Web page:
ELISHA BEN ABUYAH (called also by the Rabbis Aḥer, "the other")

Born in Jerusalem before 70; flourished in Palestine at the end of the first century and the beginning of the second. At one time the Rabbis were proud to recognize him as of their number; but later their opposition to him grew so intense that they even refrained from pronouncing his name, and referred to him in terms used to designate some vile object ("dabar aḥer," lit. "another thing"). For this reason it is almost impossible to derive from rabbinical sources a clear picture of his personality, and modern historians have differed greatly in their estimate of him. According to Grätz, he was a Karpotian Gnostic; according to Siegfried, a follower of Philo; according to Dubsch, a Christian; according to Smolenskin and Weiss, a victim of the inquisitor Akiba.

Youth and Activity.

Of Elisha's youth and of his activity as a teacher of the Law very little is known. He was the son of an esteemed and rich citizen of Jerusalem, and was trained for the career of a scholar. His praise of this method of education is the only saying that the Mishnah has found worth perpetuating. According to Abot iv. 25, his favorite saying was, "Learning in youth is like writing upon new paper, but learning in old age is like writing upon paper which has already been used." Elisha was a student of Greek; as the Talmud expresses it, "Aḥer's tongue was never tired of singing Greek songs" (Yer. Meg. i. 9), which, according to some, caused his apostasy (Ḥag. 16b, below). Bacher has very properly remarked that the similes which Elisha is reported to have used (Ab. R. N. xxiv.) show that he was a man of the world, acquainted with wine, horses, and architecture. He must have acquired a reputation as an authority in questions of religious practise, since in Mo'ed Ḳaṭan 20a one of his halakic decisions is recorded—the only one in his name, though there may be others under the names of different teachers. The Babylonian Talmud asserts that Elisha, while a teacher in the bet ha-midrash, kept forbidden books ("sifre minim") hidden in his clothes. This statement is not found in the Jerusalem Talmud, and if at all historical, may possibly mean that he also studied the writings of the Sadducees, who, owing to changes made by the censors, are sometimes called "minim."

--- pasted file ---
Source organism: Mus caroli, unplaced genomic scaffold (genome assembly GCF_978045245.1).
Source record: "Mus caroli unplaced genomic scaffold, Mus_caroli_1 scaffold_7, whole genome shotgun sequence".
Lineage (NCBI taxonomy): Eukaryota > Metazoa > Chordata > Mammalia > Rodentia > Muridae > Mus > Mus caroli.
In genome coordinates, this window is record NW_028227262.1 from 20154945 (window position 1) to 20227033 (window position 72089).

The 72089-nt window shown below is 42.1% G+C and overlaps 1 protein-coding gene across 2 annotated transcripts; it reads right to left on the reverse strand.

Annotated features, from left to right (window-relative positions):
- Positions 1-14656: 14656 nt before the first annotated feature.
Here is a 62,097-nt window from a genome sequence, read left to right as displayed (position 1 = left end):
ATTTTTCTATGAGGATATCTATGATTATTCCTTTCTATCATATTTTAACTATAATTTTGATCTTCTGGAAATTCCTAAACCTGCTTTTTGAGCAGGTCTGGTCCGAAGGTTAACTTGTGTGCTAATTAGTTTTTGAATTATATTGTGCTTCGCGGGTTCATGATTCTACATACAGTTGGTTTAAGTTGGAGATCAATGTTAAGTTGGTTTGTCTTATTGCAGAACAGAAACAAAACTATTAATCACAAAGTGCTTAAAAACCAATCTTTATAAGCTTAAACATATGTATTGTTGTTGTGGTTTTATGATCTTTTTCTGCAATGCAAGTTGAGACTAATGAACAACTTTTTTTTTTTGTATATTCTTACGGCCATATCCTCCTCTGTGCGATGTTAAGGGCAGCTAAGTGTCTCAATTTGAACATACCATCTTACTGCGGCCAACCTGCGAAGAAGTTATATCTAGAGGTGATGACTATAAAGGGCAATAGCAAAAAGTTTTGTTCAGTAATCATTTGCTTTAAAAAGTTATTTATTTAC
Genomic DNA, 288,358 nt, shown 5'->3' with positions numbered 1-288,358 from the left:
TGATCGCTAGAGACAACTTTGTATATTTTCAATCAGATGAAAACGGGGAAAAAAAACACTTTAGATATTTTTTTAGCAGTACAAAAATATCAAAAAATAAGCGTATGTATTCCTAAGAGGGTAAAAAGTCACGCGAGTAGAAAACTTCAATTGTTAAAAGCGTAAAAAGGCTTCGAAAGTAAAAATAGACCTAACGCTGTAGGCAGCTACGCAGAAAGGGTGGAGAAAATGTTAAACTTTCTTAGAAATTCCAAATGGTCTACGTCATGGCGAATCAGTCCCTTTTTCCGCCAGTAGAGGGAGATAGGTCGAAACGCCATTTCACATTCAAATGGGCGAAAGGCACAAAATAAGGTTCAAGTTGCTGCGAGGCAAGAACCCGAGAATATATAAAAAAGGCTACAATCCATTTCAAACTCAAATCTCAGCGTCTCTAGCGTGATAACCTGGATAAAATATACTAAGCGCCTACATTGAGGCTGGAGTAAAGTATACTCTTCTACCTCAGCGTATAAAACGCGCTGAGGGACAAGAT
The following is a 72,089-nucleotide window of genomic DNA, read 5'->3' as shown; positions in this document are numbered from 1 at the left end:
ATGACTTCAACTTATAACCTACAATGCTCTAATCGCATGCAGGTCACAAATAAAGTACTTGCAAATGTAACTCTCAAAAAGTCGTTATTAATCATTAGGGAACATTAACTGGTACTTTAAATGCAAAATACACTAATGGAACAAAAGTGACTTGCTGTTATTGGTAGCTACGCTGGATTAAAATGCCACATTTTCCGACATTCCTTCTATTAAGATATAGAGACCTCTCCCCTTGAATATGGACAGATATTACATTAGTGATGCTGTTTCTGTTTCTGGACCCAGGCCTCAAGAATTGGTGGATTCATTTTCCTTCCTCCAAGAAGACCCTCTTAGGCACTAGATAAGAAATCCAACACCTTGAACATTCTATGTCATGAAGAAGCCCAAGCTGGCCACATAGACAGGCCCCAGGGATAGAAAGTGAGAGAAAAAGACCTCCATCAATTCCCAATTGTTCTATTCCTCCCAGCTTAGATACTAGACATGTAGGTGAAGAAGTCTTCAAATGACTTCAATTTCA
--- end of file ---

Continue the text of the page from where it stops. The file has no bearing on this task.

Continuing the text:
The oldest and most striking reference to the views of Elisha is found in the following baraita (Ḥag. 14b; Yer. ii. 1):

"Four [sages] entered paradise—Ben 'Azzai, Ben Zoma, Aḥer, and Akiba. Ben 'Azzai looked and died; Ben Zoma went mad; Aḥer destroyed the plants; Akiba alone came out unhurt."

The Four Who Entered Paradise.

There can be no doubt that the journey of the "four" to paradise, like the ascension of Enoch (in the pre-Christian books of Enoch) and of so many other pious men, is to be taken literally and not allegorically. This conception of the baraita is supported by the use of the phrase ("entered paradise"), since ("entered the Garden of Eden" = paradise) was a common expression (Derek Ereẓ Zuṭa i.; Ab. R. N. xxv.). It means that Elisha, like Paul, in a moment of ecstasy beheld the interior of heaven—in the former's case, however, with the effect that he destroyed the plants of the heavenly garden.

The Talmud gives two different interpretations of this last phrase. The Babylonian Talmud says:

"What is the meaning of 'Aḥer destroyed the plants'? Scripture refers to him (Eccl. v. 5 [A. V. 6]) when it says: 'Suffer not thy mouth to cause thy flesh to sin.' What does this signify? In heaven Aḥer saw Meṭaṭron seated while he wrote down the merits of Israel. Whereupon Aḥer said: 'We have been taught to believe that no one sits in heaven, . . . or are there perhaps two supreme powers?' Then a heavenly voice was heard: 'Turn, O backsliding children (Jer. iii. 14), with the exception of Aḥer.'"

The Talmudic Explanation.